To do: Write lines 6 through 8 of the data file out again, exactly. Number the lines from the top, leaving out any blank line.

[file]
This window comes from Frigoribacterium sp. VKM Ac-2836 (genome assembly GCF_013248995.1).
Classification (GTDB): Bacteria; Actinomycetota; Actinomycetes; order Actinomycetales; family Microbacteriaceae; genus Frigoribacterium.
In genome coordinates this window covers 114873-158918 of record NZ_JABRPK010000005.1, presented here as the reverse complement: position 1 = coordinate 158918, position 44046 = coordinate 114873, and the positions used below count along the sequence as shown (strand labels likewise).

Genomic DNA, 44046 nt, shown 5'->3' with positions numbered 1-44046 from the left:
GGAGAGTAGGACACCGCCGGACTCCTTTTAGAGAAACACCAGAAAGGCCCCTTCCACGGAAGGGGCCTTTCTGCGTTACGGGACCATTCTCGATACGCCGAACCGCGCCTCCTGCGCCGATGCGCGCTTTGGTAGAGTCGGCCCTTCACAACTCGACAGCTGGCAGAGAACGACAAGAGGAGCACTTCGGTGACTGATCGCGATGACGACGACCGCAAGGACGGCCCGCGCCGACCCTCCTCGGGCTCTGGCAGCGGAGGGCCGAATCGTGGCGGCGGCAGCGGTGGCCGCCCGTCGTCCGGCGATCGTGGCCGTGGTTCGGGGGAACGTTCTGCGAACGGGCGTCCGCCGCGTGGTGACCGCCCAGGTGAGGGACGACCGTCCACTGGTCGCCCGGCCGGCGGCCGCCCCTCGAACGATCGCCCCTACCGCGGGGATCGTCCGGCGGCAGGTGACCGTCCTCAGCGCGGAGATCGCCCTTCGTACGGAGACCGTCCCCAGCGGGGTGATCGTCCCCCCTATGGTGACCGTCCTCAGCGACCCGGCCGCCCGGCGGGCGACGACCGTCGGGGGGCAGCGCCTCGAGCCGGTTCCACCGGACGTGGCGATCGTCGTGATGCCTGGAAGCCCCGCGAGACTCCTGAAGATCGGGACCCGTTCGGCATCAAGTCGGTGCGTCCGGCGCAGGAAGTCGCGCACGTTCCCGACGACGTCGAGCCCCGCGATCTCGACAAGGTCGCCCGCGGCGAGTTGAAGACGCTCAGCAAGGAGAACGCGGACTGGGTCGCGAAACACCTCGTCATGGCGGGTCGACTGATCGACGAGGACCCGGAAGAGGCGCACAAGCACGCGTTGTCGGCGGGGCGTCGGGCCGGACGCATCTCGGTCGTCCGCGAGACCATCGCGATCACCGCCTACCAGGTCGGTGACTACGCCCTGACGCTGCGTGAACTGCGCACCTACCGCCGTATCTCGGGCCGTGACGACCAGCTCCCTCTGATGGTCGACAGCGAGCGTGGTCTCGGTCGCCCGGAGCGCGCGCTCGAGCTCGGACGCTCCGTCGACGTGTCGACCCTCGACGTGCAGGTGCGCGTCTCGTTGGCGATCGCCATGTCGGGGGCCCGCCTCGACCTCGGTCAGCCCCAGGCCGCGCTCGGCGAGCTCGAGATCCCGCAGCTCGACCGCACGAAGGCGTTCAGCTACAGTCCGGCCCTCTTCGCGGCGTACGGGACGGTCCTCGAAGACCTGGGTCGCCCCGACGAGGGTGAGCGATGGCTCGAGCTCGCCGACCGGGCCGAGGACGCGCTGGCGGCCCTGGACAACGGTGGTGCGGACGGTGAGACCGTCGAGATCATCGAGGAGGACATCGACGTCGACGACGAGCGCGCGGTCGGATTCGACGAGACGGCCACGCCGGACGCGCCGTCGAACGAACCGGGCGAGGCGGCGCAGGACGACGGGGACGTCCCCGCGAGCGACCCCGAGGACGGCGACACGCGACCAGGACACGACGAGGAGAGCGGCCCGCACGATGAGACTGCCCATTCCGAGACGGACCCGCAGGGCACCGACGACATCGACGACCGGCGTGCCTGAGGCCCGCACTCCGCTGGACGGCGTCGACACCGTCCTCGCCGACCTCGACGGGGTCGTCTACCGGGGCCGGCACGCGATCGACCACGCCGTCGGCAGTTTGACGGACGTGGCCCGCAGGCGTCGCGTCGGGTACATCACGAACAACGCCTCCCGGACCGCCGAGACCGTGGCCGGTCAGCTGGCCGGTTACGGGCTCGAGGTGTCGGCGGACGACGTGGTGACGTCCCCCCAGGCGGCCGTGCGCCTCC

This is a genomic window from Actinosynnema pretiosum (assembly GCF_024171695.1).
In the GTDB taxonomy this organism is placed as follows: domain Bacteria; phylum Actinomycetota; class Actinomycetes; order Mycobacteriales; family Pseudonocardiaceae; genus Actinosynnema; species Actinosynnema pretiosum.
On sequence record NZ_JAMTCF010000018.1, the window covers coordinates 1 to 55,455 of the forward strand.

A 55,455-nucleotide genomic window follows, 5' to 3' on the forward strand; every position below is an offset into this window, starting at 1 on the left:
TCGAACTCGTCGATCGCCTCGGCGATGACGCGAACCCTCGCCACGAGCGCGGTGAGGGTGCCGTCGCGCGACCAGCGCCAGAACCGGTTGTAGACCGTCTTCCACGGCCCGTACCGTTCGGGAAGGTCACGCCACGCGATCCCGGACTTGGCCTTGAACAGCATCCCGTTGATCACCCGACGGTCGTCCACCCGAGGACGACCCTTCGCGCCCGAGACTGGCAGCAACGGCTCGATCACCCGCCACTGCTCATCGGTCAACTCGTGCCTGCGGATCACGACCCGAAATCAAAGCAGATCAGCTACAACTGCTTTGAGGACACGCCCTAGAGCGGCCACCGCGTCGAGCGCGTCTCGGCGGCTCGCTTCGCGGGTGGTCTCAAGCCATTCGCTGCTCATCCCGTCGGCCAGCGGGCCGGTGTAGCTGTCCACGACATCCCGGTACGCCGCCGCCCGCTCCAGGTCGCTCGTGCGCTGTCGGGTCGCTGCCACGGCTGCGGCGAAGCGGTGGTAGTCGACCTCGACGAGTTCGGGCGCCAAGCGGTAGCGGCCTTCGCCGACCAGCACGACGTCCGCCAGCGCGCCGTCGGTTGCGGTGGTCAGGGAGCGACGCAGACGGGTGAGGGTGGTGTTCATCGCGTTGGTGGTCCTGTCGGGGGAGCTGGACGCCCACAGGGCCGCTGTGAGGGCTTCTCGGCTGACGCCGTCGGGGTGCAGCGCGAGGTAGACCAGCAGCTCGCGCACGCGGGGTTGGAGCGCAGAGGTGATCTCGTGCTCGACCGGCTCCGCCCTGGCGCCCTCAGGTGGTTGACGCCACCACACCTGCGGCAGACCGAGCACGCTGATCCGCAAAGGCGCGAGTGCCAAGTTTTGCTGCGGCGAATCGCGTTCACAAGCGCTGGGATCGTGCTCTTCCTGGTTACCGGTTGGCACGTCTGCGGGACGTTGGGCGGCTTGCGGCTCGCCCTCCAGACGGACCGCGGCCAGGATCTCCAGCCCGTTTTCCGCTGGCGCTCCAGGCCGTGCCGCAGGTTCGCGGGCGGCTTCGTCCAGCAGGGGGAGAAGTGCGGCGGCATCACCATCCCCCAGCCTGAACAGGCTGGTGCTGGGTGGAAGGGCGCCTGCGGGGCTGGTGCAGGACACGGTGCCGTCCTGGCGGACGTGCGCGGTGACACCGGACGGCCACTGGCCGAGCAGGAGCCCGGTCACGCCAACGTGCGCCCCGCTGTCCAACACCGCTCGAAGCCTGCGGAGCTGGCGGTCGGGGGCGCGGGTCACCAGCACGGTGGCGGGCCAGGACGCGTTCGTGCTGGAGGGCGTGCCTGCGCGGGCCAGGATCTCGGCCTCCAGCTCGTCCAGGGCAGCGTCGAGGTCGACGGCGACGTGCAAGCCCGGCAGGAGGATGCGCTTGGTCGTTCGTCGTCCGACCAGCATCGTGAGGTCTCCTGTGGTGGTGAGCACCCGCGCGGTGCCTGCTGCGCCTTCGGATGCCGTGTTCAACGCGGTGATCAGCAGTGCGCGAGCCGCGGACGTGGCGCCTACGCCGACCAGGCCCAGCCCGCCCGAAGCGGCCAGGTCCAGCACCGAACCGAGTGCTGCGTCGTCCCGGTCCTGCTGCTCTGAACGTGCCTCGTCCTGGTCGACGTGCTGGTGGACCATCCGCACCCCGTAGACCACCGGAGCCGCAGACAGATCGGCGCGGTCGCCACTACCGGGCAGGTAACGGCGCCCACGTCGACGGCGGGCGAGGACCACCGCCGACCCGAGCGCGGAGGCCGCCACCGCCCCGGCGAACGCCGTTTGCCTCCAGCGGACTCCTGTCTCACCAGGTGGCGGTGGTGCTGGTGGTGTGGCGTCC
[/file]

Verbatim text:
This is a genomic window from Actinosynnema pretiosum (assembly GCF_024171695.1).
In the GTDB taxonomy this organism is placed as follows: domain Bacteria; phylum Actinomycetota; class Actinomycetes; order Mycobacteriales; family Pseudonocardiaceae; genus Actinosynnema; species Actinosynnema pretiosum.
On sequence record NZ_JAMTCF010000018.1, the window covers coordinates 1 to 55,455 of the forward strand.